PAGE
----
Medicago indeterminate nodules are characterized by a persisting meristem. As a result, bacterial and plant cells at different developmental stages coexist within a single mature nodule [5]. In order to focus on gene expression at the intermediate stage of the interaction, after nodule formation and prior nitrogen fixation, two mutants were used. First, a bacA mutant of S. meliloti that is impaired in bacteroid differentiation [8] was inoculated to M. truncatula J6 (wild type) to yield bacA-J6 nodules lacking a fixation zone. Second, wild-type S. meliloti 1021 was inoculated to a M. truncatula mutant (TE7) forming nodules enriched in infection threads but lacking a fixation zone [15]. Nodules collected from both combinations (bacA-J6 and 1021-TE7 nodules) were expected to be enriched in mRNA synthesized during infection. In addition, young (8 dai) wild-type nodules (1021-J6) were collected as they were also expected to contain a larger proportion of bacteria in the infection zone as compared to mature nodules that mainly contain nitrogen-fixing bacteroids. Total RNA extracted from cultured and symbiotic bacteria was reverse transcribed in vitro, yielding complex 33P-labeled cDNA probes. These probes were hybridized to the nylon macroarrays described above and relative mRNA levels of the 214 test genes were determined (see Materials and methods).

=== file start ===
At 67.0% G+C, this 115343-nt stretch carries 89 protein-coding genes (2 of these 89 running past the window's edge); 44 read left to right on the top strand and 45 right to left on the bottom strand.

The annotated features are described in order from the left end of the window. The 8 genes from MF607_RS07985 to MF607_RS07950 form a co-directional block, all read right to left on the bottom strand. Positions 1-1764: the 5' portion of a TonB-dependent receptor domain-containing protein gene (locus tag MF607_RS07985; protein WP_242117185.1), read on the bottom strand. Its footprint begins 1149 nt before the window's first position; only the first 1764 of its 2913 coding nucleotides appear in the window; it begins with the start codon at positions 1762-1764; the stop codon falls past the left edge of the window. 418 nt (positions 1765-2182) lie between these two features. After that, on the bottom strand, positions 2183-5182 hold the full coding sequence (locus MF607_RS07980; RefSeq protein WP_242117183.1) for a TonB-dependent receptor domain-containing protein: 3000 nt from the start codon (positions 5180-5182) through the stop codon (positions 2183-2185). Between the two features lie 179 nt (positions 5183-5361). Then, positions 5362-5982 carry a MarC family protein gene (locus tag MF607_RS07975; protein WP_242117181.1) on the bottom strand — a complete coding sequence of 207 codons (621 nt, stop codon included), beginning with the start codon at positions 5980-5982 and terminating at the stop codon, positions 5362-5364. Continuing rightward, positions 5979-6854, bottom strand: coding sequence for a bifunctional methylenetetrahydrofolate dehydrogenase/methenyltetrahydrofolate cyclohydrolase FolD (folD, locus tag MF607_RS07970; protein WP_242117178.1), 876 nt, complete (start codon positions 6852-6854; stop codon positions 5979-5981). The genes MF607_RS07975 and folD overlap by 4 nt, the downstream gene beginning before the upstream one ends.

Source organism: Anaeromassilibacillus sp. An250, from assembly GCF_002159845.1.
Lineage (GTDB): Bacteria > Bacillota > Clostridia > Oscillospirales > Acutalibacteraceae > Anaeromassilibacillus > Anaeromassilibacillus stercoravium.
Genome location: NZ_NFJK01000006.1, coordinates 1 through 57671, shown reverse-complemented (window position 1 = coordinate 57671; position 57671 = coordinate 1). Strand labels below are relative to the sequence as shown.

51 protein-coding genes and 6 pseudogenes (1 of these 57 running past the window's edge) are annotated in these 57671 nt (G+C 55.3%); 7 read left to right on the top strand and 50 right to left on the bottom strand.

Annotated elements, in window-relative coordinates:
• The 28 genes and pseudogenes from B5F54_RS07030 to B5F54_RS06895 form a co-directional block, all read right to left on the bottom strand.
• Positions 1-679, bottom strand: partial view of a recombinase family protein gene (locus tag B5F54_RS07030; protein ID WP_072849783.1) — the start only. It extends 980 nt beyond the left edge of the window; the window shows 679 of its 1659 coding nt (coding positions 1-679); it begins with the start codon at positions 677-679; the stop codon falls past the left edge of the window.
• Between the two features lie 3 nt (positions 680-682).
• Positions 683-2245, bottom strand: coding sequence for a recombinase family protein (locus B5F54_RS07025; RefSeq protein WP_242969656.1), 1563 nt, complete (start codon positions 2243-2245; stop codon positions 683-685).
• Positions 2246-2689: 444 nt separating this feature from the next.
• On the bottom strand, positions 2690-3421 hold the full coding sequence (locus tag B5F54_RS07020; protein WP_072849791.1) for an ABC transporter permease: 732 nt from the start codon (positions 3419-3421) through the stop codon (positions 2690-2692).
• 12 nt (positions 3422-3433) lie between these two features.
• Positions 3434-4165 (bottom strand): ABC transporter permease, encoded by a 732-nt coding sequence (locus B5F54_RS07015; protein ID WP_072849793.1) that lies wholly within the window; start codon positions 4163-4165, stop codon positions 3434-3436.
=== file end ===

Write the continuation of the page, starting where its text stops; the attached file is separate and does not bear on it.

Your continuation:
Global expression patterns

Global gene expression patterns were analyzed by two complementary methods: principal component analysis and hierarchical clustering (see Materials and methods). The two main axes of principal component analysis accounted for 47% and 17% of the total variability (Figure 1a). Axis 1 (abscissa) clearly separated experiments in liquid cultures (A-E) and symbiotic conditions (F-I). Hence, many of the genes tested were differentially expressed in cultured and symbiotic bacteria. Expression patterns corresponding to the five tested culture conditions grouped tightly together and were therefore highly similar. Interestingly, expression profiles of aerated cultures in rich and minimal media were very much alike, thus suggesting that few of the chosen genes are metabolically regulated. Axis 2 (ordinate) separated the different symbiotic conditions. Data from mature Fix+ nodules clearly separated from expression results in Fix" nodules (1021-TE7 and bacA-J6). Expression profiles from the two developmental mutants, although close, were not identical. Young wild-type nodules exhibited an intermediate position between mature nodules and the mutants.